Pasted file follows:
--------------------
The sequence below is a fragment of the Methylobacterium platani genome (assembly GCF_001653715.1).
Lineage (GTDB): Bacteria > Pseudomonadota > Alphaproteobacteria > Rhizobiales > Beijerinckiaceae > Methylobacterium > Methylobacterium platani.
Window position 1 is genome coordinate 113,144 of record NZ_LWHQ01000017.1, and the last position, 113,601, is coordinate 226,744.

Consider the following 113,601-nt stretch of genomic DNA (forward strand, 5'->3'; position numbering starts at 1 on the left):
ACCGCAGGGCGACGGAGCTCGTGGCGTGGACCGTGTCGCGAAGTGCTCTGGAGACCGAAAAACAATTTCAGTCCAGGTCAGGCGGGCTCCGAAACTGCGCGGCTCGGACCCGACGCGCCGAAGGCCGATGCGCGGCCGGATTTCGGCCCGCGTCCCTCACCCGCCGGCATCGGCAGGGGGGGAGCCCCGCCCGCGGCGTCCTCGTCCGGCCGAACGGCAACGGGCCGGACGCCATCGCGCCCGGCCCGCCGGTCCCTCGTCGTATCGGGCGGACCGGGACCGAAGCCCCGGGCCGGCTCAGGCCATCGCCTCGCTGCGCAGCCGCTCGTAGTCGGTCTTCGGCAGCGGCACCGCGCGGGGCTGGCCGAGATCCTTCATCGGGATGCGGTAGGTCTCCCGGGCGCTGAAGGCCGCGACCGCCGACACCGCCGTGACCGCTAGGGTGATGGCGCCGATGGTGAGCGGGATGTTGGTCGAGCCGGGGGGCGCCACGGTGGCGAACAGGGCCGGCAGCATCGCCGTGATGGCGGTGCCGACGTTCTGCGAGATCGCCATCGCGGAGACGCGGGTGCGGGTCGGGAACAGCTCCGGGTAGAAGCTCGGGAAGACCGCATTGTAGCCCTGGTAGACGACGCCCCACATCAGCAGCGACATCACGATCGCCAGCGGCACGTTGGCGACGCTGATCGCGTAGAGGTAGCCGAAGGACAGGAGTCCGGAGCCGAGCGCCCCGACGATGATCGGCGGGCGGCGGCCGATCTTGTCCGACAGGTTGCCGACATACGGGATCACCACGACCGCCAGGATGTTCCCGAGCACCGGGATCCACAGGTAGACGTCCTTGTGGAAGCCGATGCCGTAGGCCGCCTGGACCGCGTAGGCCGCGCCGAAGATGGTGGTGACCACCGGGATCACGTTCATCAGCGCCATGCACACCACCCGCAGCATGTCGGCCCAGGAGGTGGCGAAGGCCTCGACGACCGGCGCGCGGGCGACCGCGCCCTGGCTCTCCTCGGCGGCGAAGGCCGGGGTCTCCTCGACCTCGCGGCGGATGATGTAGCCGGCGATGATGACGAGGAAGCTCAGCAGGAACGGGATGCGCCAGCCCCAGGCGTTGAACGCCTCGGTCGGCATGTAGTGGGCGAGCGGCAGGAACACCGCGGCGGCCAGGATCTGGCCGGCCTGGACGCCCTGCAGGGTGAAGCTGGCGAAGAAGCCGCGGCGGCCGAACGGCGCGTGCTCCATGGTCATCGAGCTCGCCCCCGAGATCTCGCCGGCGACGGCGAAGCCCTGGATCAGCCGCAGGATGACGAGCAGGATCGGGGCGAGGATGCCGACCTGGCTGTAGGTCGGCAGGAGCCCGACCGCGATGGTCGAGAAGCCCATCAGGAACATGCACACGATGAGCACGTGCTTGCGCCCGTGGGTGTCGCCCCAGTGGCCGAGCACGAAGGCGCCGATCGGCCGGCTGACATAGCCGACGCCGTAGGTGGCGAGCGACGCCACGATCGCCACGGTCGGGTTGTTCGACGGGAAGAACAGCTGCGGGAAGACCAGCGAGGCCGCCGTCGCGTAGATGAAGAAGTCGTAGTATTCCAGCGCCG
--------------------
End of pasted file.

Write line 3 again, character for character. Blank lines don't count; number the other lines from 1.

Window position 1 is genome coordinate 113,144 of record NZ_LWHQ01000017.1, and the last position, 113,601, is coordinate 226,744.